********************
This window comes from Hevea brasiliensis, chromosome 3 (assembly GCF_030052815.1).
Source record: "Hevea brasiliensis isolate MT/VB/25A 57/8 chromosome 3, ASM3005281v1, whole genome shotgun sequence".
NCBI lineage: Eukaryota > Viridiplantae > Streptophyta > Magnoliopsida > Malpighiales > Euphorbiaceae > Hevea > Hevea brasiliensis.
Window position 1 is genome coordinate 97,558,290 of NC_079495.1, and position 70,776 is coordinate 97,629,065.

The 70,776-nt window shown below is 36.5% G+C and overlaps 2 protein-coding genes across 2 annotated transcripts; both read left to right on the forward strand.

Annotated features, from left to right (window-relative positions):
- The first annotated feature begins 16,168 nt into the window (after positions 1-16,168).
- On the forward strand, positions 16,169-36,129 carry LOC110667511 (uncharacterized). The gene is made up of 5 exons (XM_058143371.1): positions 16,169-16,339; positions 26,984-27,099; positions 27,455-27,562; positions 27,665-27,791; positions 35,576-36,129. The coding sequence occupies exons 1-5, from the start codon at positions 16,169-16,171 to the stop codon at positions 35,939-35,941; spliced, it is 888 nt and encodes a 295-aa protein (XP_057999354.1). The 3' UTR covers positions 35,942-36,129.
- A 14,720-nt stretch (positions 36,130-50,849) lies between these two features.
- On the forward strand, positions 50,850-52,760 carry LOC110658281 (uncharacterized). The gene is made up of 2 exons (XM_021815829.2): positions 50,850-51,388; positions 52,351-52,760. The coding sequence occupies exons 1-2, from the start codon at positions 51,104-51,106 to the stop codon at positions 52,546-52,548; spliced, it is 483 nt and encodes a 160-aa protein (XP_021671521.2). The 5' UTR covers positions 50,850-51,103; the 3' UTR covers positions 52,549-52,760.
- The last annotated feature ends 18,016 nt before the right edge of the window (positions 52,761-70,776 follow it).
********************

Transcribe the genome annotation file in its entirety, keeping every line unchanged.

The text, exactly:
This window comes from Hevea brasiliensis, chromosome 3 (assembly GCF_030052815.1).
Source record: "Hevea brasiliensis isolate MT/VB/25A 57/8 chromosome 3, ASM3005281v1, whole genome shotgun sequence".
NCBI lineage: Eukaryota > Viridiplantae > Streptophyta > Magnoliopsida > Malpighiales > Euphorbiaceae > Hevea > Hevea brasiliensis.
Window position 1 is genome coordinate 97,558,290 of NC_079495.1, and position 70,776 is coordinate 97,629,065.

The 70,776-nt window shown below is 36.5% G+C and overlaps 2 protein-coding genes across 2 annotated transcripts; both read left to right on the forward strand.

Annotated features, from left to right (window-relative positions):
- The first annotated feature begins 16,168 nt into the window (after positions 1-16,168).
- On the forward strand, positions 16,169-36,129 carry LOC110667511 (uncharacterized). The gene is made up of 5 exons (XM_058143371.1): positions 16,169-16,339; positions 26,984-27,099; positions 27,455-27,562; positions 27,665-27,791; positions 35,576-36,129. The coding sequence occupies exons 1-5, from the start codon at positions 16,169-16,171 to the stop codon at positions 35,939-35,941; spliced, it is 888 nt and encodes a 295-aa protein (XP_057999354.1). The 3' UTR covers positions 35,942-36,129.
- A 14,720-nt stretch (positions 36,130-50,849) lies between these two features.
- On the forward strand, positions 50,850-52,760 carry LOC110658281 (uncharacterized). The gene is made up of 2 exons (XM_021815829.2): positions 50,850-51,388; positions 52,351-52,760. The coding sequence occupies exons 1-2, from the start codon at positions 51,104-51,106 to the stop codon at positions 52,546-52,548; spliced, it is 483 nt and encodes a 160-aa protein (XP_021671521.2). The 5' UTR covers positions 50,850-51,103; the 3' UTR covers positions 52,549-52,760.
- The last annotated feature ends 18,016 nt before the right edge of the window (positions 52,761-70,776 follow it).